4. Let's forget the laptop and wireless connectivity for now and address one problem at a time by getting the router/modem speaking to my ISP.

My new router is a TP-Link TD-W8960N Wireless ADSL2 Modem Router.
It is connected by wire (when trying to fix it) and I have reported all the data and test results in the link two posts ago -
http://linuxforums.org.uk/index.php?action=dlattach;topic=9845.0;attach=1848. 
Thank you for taking an interest – I would be grateful for any advice.

1521
Linux Support / Re: Creating a wireless network in Ubuntu V11.10
« on: January 21, 2012, 03:44:28 pm »
The kit arrived.
Although I don't need a wireless connection between router and PC (only router to laptop and printer) I bought one anyway just to try it.
I followed the instructions and used data from the old modem but nothing is working after meddling for most of the day. 

It does seem to connect to a BT server, but the server objects in an unusual way, as shown in the notes.

I would be really grateful if someone with experience of setting up a wireless system with Ubuntu would help me out, and I attach a 3-page file of the set-up data I've used, and the results of the final test.

Many thanks in anticipation.

1522
Linux Support / Re: Creating a wireless network in Ubuntu V11.10
« on: January 06, 2012, 07:15:39 pm »
Thanks, Mark.
The TP-Link units look good, and though I'm not in desperate need of a wireless adapter, I think I'll have a go anyway.  The "works out of the box with V11.10" recommendation for the adapter is encouraging, and I am hoping this will be true for the router as well. 
I shall order them and report back - then I may need advice getting peripherals such as a printer to work wirelessly.  But one thing at a time!

One other thing: the router is described as "for BT connections".  What might that mean?  Does it refer to the plug type (I thought they were all the same) or to some characteristic of BT lines?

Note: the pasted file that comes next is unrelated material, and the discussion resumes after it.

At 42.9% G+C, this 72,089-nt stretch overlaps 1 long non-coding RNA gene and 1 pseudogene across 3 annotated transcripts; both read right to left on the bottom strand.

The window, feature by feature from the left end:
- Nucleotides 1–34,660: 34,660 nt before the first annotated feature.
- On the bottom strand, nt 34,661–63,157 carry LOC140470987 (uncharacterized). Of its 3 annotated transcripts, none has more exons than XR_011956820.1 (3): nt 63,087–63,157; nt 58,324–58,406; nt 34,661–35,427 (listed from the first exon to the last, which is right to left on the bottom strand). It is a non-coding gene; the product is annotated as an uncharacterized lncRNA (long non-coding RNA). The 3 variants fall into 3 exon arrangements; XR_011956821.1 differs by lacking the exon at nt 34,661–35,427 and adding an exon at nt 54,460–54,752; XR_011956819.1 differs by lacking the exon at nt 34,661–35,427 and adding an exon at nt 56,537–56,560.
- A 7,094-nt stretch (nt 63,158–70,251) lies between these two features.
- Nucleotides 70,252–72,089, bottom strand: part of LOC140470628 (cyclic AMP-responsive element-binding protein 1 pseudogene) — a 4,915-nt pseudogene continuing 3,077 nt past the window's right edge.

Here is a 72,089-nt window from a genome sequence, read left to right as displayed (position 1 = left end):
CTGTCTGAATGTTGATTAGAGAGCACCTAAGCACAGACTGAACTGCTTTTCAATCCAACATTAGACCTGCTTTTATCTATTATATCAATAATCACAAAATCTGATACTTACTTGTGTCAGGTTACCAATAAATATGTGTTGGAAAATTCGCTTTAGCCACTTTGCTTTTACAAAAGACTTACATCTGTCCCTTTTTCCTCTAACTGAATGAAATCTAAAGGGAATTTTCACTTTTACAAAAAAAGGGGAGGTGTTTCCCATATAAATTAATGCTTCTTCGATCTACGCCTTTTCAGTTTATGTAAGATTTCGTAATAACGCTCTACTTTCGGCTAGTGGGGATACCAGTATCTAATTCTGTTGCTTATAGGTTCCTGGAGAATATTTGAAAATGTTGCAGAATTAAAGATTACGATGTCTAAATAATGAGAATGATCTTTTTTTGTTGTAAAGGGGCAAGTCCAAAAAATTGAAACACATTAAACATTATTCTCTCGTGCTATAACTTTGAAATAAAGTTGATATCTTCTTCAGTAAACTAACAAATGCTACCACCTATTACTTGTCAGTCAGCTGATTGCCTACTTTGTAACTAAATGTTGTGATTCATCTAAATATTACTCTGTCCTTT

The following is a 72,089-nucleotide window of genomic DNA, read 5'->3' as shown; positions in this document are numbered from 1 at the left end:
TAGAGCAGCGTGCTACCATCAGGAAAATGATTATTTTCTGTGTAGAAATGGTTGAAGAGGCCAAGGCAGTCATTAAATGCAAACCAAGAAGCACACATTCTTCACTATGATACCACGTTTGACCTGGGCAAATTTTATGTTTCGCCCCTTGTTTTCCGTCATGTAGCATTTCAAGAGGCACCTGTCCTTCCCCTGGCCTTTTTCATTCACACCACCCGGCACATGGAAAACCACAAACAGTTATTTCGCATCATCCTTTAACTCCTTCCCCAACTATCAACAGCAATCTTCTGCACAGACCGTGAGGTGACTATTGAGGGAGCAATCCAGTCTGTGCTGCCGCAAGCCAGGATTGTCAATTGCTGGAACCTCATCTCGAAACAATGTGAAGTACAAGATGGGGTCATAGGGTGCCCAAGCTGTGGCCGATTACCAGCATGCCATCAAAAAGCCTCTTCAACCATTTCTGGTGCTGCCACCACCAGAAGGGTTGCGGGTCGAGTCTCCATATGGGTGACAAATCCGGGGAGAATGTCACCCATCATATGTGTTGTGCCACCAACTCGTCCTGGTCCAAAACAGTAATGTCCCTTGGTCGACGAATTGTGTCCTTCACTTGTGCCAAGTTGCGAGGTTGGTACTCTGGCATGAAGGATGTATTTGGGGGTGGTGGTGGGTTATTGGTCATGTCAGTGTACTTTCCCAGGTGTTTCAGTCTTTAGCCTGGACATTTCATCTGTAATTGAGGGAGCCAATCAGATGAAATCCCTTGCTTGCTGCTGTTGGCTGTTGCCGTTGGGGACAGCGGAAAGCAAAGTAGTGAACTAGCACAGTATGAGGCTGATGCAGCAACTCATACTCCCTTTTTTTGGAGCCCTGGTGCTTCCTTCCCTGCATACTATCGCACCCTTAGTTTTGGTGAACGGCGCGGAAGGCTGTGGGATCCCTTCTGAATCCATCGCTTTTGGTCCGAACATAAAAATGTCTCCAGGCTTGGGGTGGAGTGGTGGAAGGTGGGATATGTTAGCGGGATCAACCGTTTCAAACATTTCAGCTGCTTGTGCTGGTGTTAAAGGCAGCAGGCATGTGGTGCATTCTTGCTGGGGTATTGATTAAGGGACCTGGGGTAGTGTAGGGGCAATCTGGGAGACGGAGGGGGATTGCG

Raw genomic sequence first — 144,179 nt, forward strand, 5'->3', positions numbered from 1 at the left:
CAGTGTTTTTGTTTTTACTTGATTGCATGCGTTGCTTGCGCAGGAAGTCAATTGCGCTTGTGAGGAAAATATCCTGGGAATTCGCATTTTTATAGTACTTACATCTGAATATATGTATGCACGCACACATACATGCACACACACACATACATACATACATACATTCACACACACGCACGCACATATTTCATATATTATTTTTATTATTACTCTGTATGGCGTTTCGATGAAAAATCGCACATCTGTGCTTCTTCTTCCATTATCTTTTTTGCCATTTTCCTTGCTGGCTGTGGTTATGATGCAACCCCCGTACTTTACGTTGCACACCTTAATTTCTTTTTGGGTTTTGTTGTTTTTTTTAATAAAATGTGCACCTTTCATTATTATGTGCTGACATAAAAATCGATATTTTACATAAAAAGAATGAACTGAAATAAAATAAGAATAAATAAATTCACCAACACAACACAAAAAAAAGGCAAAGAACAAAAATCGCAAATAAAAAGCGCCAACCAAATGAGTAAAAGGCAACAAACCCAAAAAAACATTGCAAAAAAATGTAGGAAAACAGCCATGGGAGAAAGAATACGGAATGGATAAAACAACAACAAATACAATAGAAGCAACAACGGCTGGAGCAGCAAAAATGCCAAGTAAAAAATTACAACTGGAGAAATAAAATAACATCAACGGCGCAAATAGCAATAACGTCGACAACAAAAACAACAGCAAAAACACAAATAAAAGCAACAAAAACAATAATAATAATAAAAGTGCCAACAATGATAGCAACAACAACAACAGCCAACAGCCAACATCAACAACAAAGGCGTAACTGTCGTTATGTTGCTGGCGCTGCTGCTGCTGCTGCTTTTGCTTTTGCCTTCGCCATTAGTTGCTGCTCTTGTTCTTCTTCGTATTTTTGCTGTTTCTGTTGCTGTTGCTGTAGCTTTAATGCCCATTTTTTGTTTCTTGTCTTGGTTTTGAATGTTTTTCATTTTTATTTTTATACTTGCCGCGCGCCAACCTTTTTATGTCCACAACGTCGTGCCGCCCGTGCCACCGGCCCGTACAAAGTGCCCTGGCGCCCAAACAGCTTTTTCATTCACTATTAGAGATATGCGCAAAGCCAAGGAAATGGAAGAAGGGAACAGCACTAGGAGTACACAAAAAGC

1523
Linux Support / Re: Creating a wireless network in Ubuntu V11.10
« on: January 04, 2012, 08:11:55 pm »
It depends what you want from your network.

Wireless adapter .. do you need Wireless "N" speeds, or will Wireless "G" do ? .. ie. are you likely to need to tranfer large files between PC's on the network ?
    G will be fine.  When I give the system away, the two computers will be used independently to access the internet
Router .. do you need any extra functionality over and above a "standard" router .. ie. gigabit ethernet ports, or the ability to add a USB hard drive and share it as a NAS drive, etc.
    For this application, a standard router will be fine
I take it this is for an ADSL line and not a Virgin cable connection ?
    Yes - standard ADSL.  We dream of fibre here!
then there's how pretty do you want the router to be .. purely functional, or pretty too ;)
   Pretty?!  Function before form for me!


According to this:
http://www.dell.com/downloads/us/products/latit/d505_spec.pdf
The Dell D505 has wireless built in .. so what is the wireless adapter you want for ?
      Oh that's good.  I didn't realise it was wireless!   For now, I don't need the desktop to be wireless, which probably simplifies everything.

1524
Linux Support / Creating a wireless network in Ubuntu V11.10 - Solved
« on: January 04, 2012, 07:02:09 pm »
I am running Ubuntu V11.10 and, after a few glitches sorted out with help from this forum, I am very happy with it since discovering that I can run it in Classic View. 
My next task is to set up a wireless network.  My only experience of trying this in XP was disastrous so I am starting by asking for advice, having searched the Forum on the subject.   
My goal is to have my desktop wired to a router/modem (one device or a pair) and have a laptop (also Ubuntu) and printer connected wirelessly. 
Whilst Ubuntu is great at interacting with whatever device I plug into it, I want to be sure that I buy the “best” wireless adapter and router/modem combination for my purpose without getting out of my depth.  I found a web-page somewhere that recommended the  Thomson SpeedTouch 546 or Belkin N1 for Linux. 
So:  which device(s) would Forum users recommend (and why) and what advice would they offer a wireless novice in setting up such a system?
My PC is ?? without a wireless adapter. The laptop is a Dell Latitude D505 and the printer is an HP 7200 series, to be replaced with an Epson PX720WD when I give the system away to a friend.  I note Topic post 9844.0 on the subject of wireless printers. 
Oh, and a Happy New Year to all my readers. 

1525